What does the "T" represents in a string. For example _T("Hello").I have seen this in projects where unicode support is needed.What it actually tells the processor


_T stands for “text”. It will turn your literal into a Unicode wide character literal if and only if you are compiling your sources with Unicode support. See http://msdn.microsoft.com/en-us/library/c426s321.aspx.

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    Technically, _T() is only used with the C runtime library, for use with the _TCHAR data type. The Win32 equivalent is the TEXT() macro for use with the TCHAR data type. Both map to char or wchar_t depending on whether _UNICODE and UNICODE are defined during compiling, respectively. Both are usually defined/undefined together, so many people tend to interchange them and things usually work. But they are logically separate and should be treated accordingly. Use _TCHAR and _T() with C functions. Use TCHAR and TEXT() with the Win32 API. – Remy Lebeau Oct 13 '15 at 18:48
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    @RemyLebeau: Now here's the tricky question: Which one to use with MFC/ATL's CString type? CString is implemented both in terms of the CRT as well as the Windows API. – IInspectable Mar 2 '17 at 17:25
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    Per the documentation: "CString is based on the TCHAR data type.", so use TEXT(). – Remy Lebeau Mar 3 '17 at 8:06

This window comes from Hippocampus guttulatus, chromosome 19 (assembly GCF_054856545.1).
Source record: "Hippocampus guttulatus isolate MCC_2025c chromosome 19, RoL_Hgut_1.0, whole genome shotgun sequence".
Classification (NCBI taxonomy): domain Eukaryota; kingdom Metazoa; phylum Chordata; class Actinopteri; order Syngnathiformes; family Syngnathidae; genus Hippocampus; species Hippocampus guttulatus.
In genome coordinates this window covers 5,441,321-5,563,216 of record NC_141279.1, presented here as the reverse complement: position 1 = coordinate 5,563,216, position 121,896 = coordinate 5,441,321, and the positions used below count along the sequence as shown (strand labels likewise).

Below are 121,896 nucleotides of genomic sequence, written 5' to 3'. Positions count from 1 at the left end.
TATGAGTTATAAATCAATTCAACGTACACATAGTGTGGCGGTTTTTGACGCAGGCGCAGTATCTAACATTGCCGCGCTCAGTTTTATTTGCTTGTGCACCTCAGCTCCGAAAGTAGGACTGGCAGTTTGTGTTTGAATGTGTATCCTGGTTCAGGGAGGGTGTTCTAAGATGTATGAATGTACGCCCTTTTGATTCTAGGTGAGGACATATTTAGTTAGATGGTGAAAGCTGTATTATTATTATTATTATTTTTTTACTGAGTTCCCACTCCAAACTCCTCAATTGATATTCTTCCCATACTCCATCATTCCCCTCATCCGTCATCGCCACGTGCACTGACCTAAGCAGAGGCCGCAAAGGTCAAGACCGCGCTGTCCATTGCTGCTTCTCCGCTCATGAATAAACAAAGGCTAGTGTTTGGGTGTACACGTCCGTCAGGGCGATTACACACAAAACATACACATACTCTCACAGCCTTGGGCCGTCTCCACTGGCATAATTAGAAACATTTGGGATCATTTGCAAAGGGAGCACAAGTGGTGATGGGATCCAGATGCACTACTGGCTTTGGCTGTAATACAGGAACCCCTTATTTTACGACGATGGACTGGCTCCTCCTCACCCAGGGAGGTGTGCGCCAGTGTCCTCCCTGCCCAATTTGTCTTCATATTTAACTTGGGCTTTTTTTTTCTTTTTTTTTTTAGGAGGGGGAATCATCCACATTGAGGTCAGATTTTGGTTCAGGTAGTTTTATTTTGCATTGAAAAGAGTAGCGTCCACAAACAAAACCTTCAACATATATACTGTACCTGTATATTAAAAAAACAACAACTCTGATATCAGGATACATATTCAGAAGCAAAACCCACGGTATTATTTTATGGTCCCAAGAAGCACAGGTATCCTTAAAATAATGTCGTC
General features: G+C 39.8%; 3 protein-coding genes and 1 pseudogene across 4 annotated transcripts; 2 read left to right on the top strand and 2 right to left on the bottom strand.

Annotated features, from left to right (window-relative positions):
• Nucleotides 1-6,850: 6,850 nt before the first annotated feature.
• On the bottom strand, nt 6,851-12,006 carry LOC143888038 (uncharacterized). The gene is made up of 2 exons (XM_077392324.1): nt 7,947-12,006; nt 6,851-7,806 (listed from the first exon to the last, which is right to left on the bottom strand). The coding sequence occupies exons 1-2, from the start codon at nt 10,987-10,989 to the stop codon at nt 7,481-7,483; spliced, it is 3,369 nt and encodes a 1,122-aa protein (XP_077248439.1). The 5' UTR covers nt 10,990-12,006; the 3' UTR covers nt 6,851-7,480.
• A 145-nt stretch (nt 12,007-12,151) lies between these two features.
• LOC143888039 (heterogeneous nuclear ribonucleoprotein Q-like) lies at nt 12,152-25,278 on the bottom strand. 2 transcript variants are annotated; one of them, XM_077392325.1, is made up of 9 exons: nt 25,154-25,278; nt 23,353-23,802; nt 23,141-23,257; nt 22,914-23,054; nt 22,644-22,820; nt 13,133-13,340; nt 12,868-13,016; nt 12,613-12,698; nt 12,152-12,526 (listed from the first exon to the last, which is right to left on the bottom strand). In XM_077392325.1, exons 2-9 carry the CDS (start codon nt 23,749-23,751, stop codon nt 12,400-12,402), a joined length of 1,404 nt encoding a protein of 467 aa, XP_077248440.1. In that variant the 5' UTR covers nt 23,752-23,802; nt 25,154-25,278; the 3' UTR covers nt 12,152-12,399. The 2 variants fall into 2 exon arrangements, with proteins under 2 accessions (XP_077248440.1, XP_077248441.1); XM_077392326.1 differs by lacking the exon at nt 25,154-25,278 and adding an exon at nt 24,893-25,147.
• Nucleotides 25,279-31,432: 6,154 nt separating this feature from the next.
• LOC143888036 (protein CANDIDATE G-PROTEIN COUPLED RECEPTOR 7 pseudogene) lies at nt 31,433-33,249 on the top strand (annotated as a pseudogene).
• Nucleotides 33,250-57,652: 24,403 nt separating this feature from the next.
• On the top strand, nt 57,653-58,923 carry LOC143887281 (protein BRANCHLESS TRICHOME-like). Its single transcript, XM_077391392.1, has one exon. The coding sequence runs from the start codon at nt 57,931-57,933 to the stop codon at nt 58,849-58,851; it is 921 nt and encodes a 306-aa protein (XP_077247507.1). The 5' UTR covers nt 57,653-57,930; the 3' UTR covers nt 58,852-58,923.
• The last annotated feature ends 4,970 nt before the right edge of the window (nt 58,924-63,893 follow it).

It's actually used for projects where Unicode and ANSI support is required. It tells the compiler to compile the string literal as either Unicode or ANSI depending on the value of a precompiler define.

Why you would want to do this is another matter. If you want to support Unicode by itself then just write Unicode, in this case L"Hello". The _T() macro was added when you needed to support Windows NT and later (which support Unicode) and Windows 9x/ME (which do not). These days any code using these macros is obsolete, since all modern Windows versions are Unicode-based.


From MSDN:

Use the _T macro to code literal strings generically, so they compile as Unicode strings under Unicode or as ANSI strings (including MBCS) without Unicode


It stands for TEXT. You can peek the definition when using IDE tools:

#define _TEXT(x)    __T(x)

But I would like to memorize it as "Transformable", or "swi-T-ch":

L"Hello"  //change "Hello" string into UNICODE mode, in any case;

_T("Hello") //if defined UNICODE, change "Hello" into UNICODE; otherwise, keep it in ANSI.

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